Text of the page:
After a difficult first album and an even more difficult second album this is the sound of a writer-singer-guitarist who has suddenly been released from the shackles of a difficult ten years and has finally realised how many great things he has going for him. Apart from younger Knopfler brother David, most of the band were a bit long in the tooth for what passed as a rock star in 1981 and Mark for one had dreamed of stardom for a long long time, through long stints in journalism and teaching that had stymied his creativity and seemed for a long time to have put an end to his dreams of making a living through music. 'Makin' Movies' sounds like a man whose just woken up from a bad dream, suddenly realising that he no longer has a reason to feel miserable: yes his marriage and his 'first life' are over but look what's replaced them: a world where - for the most part - everyone seems to love him, after years of being told to give up the guitar for some dead-end job. 'Communique' suffered because Mark tried to stick too closely to the template of the unhappier first album, written during a turbulent time in his life - but Mark isn't a 'naturally' unhappy writer; his natural style is much closer to the joi de vivre heard in this album. 'Communique' is an often difficult listen; 'Makin' Movies' is a joy.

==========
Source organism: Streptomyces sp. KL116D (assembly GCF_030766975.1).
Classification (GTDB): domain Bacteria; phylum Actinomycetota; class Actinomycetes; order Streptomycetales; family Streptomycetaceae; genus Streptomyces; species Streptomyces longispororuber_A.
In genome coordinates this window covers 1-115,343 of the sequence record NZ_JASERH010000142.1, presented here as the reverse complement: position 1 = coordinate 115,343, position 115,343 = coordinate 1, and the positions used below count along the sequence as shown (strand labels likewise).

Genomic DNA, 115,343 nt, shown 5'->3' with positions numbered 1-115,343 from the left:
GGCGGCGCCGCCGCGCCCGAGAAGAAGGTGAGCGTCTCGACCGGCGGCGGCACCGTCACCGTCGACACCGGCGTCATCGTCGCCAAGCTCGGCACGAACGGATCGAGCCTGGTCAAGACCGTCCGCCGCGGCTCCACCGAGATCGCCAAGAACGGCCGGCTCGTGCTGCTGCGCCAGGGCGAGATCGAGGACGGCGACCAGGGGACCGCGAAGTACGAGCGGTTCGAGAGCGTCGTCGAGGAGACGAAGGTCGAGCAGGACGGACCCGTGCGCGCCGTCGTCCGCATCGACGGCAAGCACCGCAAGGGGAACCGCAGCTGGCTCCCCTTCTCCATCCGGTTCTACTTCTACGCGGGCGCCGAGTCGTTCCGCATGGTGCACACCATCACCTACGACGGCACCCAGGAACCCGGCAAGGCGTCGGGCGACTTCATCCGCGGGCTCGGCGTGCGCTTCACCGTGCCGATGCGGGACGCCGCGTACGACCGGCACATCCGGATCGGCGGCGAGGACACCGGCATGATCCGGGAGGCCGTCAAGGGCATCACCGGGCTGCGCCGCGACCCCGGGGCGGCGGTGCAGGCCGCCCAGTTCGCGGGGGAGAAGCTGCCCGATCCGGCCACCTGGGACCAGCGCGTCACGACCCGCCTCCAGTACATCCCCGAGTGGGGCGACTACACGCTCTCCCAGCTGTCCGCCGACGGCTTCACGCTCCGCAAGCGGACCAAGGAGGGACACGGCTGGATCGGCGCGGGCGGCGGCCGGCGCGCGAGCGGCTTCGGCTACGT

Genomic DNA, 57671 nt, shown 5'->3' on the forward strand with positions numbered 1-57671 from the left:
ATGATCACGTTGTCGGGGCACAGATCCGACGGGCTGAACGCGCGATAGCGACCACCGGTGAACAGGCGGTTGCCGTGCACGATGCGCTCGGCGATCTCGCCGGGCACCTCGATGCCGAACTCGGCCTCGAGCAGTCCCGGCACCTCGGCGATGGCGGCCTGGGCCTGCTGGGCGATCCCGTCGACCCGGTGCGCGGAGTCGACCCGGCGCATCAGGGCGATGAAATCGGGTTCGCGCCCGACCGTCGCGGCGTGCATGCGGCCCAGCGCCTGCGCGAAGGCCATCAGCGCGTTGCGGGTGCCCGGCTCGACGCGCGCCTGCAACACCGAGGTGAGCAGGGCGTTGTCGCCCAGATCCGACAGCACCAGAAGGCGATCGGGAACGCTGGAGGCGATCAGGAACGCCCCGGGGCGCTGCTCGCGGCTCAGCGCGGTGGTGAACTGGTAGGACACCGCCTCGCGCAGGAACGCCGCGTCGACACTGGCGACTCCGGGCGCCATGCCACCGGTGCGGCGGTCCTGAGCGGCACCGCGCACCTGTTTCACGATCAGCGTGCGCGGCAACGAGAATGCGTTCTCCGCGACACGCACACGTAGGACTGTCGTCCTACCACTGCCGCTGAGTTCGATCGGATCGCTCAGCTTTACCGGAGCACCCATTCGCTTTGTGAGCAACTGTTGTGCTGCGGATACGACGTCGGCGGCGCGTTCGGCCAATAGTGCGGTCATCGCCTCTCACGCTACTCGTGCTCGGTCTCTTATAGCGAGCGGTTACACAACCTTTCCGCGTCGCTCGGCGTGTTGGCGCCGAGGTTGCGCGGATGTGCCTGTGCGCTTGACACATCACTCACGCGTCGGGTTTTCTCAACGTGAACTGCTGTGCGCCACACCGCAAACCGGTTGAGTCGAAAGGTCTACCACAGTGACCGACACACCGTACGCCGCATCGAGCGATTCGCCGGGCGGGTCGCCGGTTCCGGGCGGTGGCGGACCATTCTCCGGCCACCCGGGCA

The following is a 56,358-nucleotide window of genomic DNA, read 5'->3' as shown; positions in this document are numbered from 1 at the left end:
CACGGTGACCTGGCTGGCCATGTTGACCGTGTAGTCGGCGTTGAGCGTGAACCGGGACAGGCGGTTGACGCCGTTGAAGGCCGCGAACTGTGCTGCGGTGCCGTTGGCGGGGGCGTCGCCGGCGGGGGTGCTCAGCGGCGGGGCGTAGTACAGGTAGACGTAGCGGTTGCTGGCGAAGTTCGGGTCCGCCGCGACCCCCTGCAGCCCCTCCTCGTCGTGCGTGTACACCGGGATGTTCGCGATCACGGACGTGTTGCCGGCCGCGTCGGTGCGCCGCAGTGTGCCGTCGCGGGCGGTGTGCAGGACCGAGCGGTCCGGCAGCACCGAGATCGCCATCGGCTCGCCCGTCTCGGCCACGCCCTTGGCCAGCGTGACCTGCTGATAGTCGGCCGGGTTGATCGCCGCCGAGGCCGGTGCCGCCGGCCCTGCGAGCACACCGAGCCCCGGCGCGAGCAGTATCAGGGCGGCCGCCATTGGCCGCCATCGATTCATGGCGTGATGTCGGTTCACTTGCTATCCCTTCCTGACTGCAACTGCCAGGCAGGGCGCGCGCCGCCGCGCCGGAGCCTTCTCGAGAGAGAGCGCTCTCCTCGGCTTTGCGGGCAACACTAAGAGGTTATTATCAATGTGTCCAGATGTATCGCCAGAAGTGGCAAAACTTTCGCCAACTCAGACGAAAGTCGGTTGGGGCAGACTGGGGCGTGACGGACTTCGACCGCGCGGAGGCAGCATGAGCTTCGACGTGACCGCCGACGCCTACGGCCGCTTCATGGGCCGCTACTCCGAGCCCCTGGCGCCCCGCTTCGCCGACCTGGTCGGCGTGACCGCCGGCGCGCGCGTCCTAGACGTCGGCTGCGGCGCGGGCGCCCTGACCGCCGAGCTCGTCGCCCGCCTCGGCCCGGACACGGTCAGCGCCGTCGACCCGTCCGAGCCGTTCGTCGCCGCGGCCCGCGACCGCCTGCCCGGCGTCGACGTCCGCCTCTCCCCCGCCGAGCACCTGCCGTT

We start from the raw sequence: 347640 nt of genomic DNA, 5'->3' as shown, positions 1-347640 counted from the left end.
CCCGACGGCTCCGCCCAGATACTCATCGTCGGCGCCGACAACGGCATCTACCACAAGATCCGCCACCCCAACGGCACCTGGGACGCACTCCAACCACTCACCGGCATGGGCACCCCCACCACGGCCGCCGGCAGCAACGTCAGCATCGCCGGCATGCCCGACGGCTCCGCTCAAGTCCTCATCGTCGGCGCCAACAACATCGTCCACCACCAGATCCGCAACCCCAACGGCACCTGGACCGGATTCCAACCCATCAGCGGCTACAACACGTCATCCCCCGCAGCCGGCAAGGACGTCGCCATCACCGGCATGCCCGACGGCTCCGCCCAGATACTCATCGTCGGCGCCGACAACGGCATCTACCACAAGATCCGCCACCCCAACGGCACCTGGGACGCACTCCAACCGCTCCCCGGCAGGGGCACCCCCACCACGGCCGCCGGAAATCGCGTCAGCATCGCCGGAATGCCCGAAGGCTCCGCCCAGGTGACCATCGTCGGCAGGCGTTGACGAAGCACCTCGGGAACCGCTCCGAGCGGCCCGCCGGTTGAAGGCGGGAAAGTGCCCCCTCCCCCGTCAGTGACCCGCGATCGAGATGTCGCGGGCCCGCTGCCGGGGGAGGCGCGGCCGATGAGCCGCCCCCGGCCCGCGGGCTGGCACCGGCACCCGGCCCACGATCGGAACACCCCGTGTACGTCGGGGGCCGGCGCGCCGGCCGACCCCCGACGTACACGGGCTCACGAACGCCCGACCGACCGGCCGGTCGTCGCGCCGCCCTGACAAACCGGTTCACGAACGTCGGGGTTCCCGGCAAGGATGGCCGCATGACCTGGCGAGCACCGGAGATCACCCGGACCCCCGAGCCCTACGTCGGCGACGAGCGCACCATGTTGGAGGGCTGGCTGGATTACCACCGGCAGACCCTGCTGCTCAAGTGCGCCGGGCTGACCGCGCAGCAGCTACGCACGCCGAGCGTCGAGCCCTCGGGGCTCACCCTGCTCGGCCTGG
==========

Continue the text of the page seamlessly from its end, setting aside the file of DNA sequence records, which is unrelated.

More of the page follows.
That's odd because by rights it should be this album that's the hard one, full of gloomy songs and doomy circumstances. Mark had just experienced the difficult task of firing his own brother (nice in the short-term, full of major major repercussions in the long-term; just ask The Beach Boys, The Kinks and Oasis who all did the same temporarily but always brought their sibling back into the fold eventually; Mark is unique in having never worked with his brother again in public) and rather than replace him Mark chose to keep Dire Straits on as a trio. John Illsley, one of rock and roll's most faithful sons, was fully supportive, as was drummer Pick Withers, although both must have felt anxious about their chances. Just have a look at the promo videos shot for the three singles from this album: four members of the band appear on the video for 'Solid Rock', while three members of the band appear on 'Tunnel Of Love' and three again but only in silhouette on 'Skateaway'; 'Romeo and Juliet', meanwhile, doesn't feature the band at all!